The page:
Science Explains Why 8 Monster Energy Drinks Won't Kill LSU Coach

Getty Images / Chris Graythen

The unintelligibility of Louisiana State University football coach Ed Orgeron’s speeches is usually just chalked up to his fiery passion for the game. For a long time, fans and curious witnesses of the 55-year-old ball of fury thought he just loved football so fervently he had no energy left to spare for enunciation. But on Wednesday he revealed one secret to his terrifying vigor: Monster energy drinks. Lots of them.

In an interview on ESPN’s Dan Le Batard podcast, Orgeron admitted that some days call for an excess of energy drinks. When Le Batard asked him how many Monster energy drinks he consumed daily, Orgeron said he can consume eight to ten cans a day. “If we’re gonna do something here at LSU,” he said to Le Batard, “we do it full speed, my man.”

The amount of caffeine contained in eight to ten Monsters is enormous. A single can of Monster contains about 240 mg of caffeine — roughly equivalent to 2.5 eight-ounce coffees (which contain 90 mg of caffeine each) or seven regular cans of Coca-Cola (about 32 mg each). So, the amount of caffeine Orgeron gets in ten cans of Monster is roughly the same as what he’d get after crushing 70 cans of Coke or 25 cups of coffee — that is, 2.4 grams.

It’s probably not going to kill him, though. While scientists have struggled to settle on a definitive limit to fatal caffeine intake — it’s dependent on a lot of other factors, especially body mass — a few have offered up some numbers for guidance. The editor of the Journal for Caffeine Research, Jack James, Ph.D., told Popular Science in 2012 that an adult would need about 10 grams of caffeine to overdose — that’s five times the amount Orgeron consumes on a “full speed” day. The only other concrete number in the literature comes from a 2005 study in Forensic Science International, which put the upper limit for adult humans at 5 milligrams, which is still twice what Orgeron takes.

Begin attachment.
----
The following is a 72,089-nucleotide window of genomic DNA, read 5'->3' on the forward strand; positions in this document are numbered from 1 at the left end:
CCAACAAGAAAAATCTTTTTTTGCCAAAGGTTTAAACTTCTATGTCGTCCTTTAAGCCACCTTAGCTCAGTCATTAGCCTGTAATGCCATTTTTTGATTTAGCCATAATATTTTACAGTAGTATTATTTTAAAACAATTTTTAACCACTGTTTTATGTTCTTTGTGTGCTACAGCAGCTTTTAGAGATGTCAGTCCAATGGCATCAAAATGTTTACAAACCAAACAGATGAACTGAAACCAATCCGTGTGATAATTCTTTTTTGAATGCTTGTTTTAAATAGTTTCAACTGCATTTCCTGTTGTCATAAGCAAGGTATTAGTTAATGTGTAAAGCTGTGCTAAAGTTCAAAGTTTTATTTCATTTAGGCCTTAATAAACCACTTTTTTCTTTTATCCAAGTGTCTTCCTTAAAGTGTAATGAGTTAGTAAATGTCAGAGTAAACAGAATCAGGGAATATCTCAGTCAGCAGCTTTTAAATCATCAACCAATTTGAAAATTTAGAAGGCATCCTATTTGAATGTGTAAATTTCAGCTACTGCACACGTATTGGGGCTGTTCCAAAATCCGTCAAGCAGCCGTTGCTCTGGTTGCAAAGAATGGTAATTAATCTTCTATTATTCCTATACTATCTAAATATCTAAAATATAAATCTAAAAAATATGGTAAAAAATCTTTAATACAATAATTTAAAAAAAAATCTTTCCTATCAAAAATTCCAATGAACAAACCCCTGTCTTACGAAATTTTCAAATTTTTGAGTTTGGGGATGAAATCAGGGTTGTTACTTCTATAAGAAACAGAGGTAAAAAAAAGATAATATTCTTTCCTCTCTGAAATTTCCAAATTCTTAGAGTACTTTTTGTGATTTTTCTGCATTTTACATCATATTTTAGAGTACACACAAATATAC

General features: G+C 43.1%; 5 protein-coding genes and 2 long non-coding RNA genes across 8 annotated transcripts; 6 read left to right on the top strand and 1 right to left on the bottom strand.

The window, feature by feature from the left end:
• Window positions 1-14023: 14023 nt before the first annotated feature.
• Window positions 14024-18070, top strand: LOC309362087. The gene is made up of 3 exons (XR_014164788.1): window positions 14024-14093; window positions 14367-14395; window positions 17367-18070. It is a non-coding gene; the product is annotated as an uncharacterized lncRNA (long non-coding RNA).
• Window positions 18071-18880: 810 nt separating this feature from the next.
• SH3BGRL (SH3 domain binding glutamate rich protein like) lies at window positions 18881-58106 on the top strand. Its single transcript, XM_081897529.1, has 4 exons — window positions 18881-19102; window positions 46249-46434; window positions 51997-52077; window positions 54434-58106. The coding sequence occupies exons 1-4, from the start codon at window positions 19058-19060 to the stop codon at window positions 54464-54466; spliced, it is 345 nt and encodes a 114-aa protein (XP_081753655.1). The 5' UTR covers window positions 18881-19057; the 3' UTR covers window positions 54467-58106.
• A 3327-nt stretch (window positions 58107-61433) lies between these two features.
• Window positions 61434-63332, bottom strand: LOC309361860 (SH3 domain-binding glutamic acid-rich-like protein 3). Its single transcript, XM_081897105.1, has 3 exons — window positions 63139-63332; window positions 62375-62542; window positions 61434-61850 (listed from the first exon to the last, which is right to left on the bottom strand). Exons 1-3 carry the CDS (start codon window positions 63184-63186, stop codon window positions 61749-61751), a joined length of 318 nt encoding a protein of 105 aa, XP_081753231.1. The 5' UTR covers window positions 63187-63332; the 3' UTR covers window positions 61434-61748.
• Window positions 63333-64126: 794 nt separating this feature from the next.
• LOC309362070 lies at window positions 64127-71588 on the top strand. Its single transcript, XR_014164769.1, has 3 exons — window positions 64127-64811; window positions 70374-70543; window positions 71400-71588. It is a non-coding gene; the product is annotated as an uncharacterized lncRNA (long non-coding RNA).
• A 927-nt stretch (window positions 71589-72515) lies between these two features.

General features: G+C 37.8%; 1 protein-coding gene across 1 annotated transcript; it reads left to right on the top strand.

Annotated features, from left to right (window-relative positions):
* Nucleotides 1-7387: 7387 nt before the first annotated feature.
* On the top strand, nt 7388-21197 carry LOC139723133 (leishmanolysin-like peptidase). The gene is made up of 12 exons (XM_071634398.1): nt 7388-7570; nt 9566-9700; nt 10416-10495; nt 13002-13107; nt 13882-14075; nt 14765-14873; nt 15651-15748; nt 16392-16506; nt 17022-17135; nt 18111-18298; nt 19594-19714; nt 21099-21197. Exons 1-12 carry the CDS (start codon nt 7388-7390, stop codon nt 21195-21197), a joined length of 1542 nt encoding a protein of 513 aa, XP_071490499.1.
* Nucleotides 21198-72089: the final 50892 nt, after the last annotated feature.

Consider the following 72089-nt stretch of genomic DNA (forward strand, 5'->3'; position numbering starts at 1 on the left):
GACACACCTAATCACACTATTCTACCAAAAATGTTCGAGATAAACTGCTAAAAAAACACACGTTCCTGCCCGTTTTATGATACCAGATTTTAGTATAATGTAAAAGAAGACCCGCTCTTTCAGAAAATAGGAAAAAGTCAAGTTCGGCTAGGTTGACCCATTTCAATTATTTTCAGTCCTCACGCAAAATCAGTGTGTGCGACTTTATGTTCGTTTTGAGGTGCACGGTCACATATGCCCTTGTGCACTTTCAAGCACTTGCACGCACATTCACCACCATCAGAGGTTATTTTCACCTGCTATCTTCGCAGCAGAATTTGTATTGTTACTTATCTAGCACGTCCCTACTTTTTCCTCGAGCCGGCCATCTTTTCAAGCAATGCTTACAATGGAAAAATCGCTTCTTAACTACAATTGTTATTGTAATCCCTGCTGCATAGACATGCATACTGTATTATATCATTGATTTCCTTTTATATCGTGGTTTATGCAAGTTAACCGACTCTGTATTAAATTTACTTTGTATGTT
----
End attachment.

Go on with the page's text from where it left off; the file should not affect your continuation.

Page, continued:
Still, deaths have been blamed on energy drinks in the past. In fact, in 2012, a lawyer representing the family of a 14-year-old who had died from Monster drinks revealed to the court that the FDA had actually linked them to five other deaths in the years prior. But in these cases, it’s rarely the effect of excessive caffeine alone that is fatal; what’s dangerous is the effect of a lot of caffeine combined with other substances or existing medical conditions, especially those that have to do with the cardiovascular system. If you’ve already got heart arrhythmia problems, you can probably bet that a lot of caffeine will fuck up your pulse even more!

Of course, the caffeine combination that researchers know the most about is the pairing of energy drinks and alcohol, which is so popular that harm reduction scientists have taken note. Since Orgeron admits to maximal Monster intake when he is drinking, he may want to take note of what the literature says: Not only has the cocktail of booze and energy drinks been linked to extremely bad decision making; a dangerous, cocaine-like high; and, sometimes, a very silly placebo effect — it’s also been linked to death, because people who are extra-caffeinated can’t always tell when they’re dangerously drunk.

Orgeron has since clarified that drinking eight to ten Monsters in a day is not an event that happens regularly, but he did reiterate that when it does happen, it happens when he is drinking. Booze-related effects aside, he should probably take heed of the other symptoms of over-caffeination, which include fever-like sensations, hallucinations, convulsions, an inconsistent heartbeat, and in really bad cases, psychosis.

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